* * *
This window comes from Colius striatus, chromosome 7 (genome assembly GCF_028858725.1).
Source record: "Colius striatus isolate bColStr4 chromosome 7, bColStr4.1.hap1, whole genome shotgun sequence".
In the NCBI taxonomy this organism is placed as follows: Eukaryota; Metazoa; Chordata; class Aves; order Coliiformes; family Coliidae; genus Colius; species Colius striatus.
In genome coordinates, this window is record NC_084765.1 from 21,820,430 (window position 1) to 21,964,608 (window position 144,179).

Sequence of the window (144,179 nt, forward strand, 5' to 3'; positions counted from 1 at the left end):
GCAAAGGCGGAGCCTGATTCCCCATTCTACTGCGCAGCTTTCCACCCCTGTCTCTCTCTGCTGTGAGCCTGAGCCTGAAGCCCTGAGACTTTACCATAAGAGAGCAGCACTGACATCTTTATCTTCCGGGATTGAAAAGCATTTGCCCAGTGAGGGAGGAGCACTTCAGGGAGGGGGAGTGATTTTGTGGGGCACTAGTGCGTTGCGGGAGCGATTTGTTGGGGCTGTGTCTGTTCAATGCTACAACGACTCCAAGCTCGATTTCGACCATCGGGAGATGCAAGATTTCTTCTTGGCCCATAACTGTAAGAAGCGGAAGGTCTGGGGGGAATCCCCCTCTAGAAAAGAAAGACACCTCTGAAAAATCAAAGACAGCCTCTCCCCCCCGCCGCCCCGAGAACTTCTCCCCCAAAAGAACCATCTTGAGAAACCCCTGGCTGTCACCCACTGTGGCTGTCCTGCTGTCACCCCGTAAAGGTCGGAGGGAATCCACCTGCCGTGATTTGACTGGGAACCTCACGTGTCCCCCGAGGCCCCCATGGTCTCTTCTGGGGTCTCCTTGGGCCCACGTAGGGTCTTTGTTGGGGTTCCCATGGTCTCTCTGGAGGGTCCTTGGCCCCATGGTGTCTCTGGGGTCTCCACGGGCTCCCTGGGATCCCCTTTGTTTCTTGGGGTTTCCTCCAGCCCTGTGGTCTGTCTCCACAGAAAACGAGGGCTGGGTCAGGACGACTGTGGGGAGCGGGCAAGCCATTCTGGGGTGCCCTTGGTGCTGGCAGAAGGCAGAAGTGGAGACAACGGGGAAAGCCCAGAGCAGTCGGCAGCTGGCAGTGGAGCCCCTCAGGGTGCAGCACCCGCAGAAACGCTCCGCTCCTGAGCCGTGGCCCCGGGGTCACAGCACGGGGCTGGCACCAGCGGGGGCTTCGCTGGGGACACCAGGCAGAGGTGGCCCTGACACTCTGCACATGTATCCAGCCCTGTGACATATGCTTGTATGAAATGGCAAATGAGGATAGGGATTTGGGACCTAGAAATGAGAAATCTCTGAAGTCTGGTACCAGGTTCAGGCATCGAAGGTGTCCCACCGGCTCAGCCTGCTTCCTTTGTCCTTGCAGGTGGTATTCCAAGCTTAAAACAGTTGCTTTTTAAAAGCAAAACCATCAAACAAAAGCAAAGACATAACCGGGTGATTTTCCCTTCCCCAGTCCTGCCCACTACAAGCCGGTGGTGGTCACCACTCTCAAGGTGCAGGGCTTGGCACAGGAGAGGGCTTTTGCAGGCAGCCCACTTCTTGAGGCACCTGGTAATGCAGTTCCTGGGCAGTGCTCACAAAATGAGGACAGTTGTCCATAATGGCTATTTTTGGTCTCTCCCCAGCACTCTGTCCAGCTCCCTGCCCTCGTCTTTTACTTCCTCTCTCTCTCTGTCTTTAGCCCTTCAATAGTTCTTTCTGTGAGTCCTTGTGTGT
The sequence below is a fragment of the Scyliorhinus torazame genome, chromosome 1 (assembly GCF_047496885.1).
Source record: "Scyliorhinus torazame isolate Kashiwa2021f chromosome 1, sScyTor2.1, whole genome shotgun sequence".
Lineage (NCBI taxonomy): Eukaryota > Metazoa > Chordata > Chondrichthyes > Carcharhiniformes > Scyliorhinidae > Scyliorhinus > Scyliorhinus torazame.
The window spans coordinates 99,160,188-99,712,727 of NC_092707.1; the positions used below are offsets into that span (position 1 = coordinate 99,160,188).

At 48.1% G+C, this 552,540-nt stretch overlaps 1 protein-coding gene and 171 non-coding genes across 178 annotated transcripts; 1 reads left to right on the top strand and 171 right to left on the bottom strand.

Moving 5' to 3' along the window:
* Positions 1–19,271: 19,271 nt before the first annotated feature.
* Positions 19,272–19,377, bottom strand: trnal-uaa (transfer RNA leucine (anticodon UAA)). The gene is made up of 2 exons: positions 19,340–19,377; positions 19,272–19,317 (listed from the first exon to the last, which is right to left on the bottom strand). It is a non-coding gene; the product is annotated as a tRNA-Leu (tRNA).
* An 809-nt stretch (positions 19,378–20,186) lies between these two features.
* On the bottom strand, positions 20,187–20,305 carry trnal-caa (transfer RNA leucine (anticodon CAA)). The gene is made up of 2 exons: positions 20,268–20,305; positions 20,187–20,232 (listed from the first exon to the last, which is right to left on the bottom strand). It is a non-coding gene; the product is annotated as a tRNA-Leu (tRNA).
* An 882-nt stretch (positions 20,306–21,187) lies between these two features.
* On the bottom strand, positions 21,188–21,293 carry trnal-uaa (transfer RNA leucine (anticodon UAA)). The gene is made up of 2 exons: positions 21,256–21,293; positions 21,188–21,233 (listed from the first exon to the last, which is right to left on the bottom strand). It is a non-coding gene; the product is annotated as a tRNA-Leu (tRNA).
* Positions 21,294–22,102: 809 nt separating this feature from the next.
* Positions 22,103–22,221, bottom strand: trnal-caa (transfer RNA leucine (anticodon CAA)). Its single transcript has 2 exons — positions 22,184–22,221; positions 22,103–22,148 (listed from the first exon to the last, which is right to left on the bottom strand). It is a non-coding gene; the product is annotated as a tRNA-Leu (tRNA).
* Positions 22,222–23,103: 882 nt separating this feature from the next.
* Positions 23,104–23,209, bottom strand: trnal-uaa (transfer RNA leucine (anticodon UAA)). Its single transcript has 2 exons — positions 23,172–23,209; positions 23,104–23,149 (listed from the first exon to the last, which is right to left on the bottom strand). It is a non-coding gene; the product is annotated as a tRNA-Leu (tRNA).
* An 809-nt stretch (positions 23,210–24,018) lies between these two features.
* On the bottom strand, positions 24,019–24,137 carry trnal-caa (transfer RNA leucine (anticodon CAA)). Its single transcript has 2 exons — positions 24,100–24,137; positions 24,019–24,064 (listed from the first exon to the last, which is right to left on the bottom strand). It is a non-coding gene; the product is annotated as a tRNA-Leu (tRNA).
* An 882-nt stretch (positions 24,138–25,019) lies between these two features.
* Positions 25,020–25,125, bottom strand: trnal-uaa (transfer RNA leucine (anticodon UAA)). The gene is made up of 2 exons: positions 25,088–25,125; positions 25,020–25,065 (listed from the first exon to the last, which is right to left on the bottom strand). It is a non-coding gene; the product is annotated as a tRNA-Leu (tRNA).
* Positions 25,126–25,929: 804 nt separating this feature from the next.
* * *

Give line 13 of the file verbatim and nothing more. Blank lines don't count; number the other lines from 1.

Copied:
* Positions 1–19,271: 19,271 nt before the first annotated feature.